Announcing Stack Overflow Documentation

We started with Q&A. Technical documentation is next, and we need your help.

Whether you're a beginner or an experienced developer, you can contribute.

Sign up and start helping → Learn more about Documentation →

Very often the performance bottleneck when using hash maps is the equals method. equals can be very expensive for deep data structures.

Note, that the following is about immutable hash maps. Thus, at least you will never remove a key. I think adding keys should be ok.

Unsafe get

Suppose you query a hash map, being certain it contains the queried key. Then if there is no collision for the given key, the found single entry can be returned just based on the hash hit, because it has to be the queried object.

This can avoid calling equals in get in most cases (when there is no collision).


  1. How is this concept called?
  2. Are there any hash map implementations available for Java or Scala, that support such an unsafe get operation?

Btw, I'm open for suggestions of a better subject line.

share|improve this question
And if there is a collision, what do you expect the get operation return? An exception maybe? – infgeoax Nov 19 '12 at 10:29
With keys under your control you can achieve this with a regular HashMap and a custom key class whose equals just returns true. – Marko Topolnik Nov 19 '12 at 10:29
@infgeoax I think OP is looking for a garbage in, garbage out solution. – Marko Topolnik Nov 19 '12 at 10:30
@infgeoax Then you resolve the collision by calling equals. Where's the problem? The thing is, when you're not certain that the key is inside the map, then you have to check whether the single hit really is the queried object by calling equals. Thus normally every query induces at least one call to equals. – ziggystar Nov 19 '12 at 10:31
Heh, I thought you don't want equals called inside get, like a special version of get. – infgeoax Nov 19 '12 at 10:34

How is this concept called?

Identity map. It won't call equals() when looking for elements and just use identity (i.e. ==).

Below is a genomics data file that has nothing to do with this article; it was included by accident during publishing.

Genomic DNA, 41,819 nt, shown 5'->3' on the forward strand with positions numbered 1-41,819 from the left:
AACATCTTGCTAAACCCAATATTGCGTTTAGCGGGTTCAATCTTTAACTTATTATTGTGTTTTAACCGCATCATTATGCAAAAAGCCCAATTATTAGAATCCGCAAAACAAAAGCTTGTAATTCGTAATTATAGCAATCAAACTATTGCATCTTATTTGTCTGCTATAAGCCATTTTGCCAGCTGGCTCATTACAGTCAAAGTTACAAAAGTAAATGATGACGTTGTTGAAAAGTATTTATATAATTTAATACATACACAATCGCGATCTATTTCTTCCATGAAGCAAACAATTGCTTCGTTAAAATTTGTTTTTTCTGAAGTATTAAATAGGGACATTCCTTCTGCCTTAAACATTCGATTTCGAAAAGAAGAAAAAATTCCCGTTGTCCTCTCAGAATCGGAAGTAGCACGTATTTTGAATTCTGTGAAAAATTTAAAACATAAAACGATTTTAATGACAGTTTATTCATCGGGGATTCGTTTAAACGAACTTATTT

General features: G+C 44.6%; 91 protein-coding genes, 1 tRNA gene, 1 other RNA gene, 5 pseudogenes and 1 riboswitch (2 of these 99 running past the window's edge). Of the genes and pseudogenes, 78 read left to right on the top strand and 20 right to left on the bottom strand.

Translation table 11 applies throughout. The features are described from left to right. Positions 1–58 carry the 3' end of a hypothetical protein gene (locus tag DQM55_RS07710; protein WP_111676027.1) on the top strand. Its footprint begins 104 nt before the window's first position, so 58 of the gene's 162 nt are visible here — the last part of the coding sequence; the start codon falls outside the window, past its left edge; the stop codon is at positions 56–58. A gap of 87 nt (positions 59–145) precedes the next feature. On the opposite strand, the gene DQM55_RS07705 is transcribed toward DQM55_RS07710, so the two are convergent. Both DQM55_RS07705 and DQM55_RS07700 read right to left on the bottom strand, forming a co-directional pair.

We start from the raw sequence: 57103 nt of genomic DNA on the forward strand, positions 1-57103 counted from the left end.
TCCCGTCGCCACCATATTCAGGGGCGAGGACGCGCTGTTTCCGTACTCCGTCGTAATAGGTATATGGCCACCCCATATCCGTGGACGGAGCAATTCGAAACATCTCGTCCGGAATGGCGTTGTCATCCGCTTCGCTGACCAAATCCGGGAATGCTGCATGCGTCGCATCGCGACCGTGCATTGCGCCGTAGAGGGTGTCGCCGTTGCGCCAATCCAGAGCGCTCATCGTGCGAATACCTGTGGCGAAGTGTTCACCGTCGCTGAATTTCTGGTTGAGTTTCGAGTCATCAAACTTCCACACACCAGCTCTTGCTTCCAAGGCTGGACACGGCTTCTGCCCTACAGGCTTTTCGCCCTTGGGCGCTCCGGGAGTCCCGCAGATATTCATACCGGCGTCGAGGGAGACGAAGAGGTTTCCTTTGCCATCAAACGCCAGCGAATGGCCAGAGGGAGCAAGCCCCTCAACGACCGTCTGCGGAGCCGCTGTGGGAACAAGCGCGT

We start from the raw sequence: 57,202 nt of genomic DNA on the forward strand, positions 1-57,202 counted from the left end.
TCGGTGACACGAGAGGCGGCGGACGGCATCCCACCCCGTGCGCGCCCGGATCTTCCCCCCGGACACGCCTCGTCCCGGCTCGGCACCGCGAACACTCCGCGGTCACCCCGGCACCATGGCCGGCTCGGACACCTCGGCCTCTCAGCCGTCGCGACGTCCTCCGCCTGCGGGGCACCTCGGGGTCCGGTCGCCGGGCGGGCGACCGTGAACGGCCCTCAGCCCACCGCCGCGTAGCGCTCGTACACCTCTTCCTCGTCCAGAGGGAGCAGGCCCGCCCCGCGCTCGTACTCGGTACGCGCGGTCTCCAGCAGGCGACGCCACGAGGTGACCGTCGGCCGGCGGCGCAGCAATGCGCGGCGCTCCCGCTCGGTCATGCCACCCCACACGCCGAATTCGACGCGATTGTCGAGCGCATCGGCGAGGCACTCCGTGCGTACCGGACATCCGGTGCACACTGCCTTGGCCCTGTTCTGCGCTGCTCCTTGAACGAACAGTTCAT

The correct solution isn't to "fix" the map but to use only keys which use the default Object.equals():

public boolean equals( Object other ) { return this == other; }

The problem is that finding elements in this map can be problematic unless all keys are singletons. So you can't use String, for example, because Java doesn't guarantee that all string instances are interned. The same is true for Integer: Instances < -128 and > 127 will be different.

But if you use your own optimized implementation for keys, you can solve this.

share|improve this answer
No, this question is not about interning. The approach described in the OP works without interning. With the approach described in this answer you'll never have to call (structural) equals, because object identity is the same as structural identity. – ziggystar Nov 19 '12 at 10:39
Note that the HashMap class (is not required to, but) does that already. equals is only called if the stored key is != to the requested key. Of course, changing the equals method is a to-be-sure way to force that, but that might already be done by the HashMap implementation. – Stephan Nov 19 '12 at 10:44

Such a data structure doesn't exist to my knowledge exactly because it's unsafe - there is no way to reliably encode your particular condition.

But, alas, the Scala Collection Library allows one to implement new rich data structures very quickly with a small amount of fresh code. Here's an implementation of your request:

class ParticularHashMap[A, +B] private(buckets: Vector[List[(A, B)]]) extends Map[A, B]{

    def this() = this(Vector.fill(ParticularHashMap.BucketsNo)(List.empty))

    def get(key: A) = {
        val bucket = buckets(bucketIndex(key))

        bucket match {
            case List((_, v)) => Some(v) //YOUR SPECIAL OPTIMIZATION !
            case list => list.find(key == _._1).map(_._2)

    def iterator = buckets.flatten.iterator

    def -(key: A) = mkWithUpdatedBucket(key, _ filterNot (_._1 == key))

    def +[B1 >: B](kv: (A, B1)) = mkWithUpdatedBucket(kv._1, insert(kv._1, kv._2.asInstanceOf[B], _))

    //if you're wondering why it's Bucket[A, Any] and not Bucket[A, B] it's because of the covariance of B
    private def mkWithUpdatedBucket(key: A, f: Bucket[A, Any] => Bucket[A, Any]) = {
        val index = bucketIndex(key)
        val newBucket = f(buckets(index))
        (new ParticularHashMap[A, Any](buckets.updated(index, newBucket))).asInstanceOf[ParticularHashMap[A, B]]

    private def insert(k: A, v: Any, bucket: List[(A, Any)]): Bucket[A, Any] = bucket match {
        case List() => List((k, v))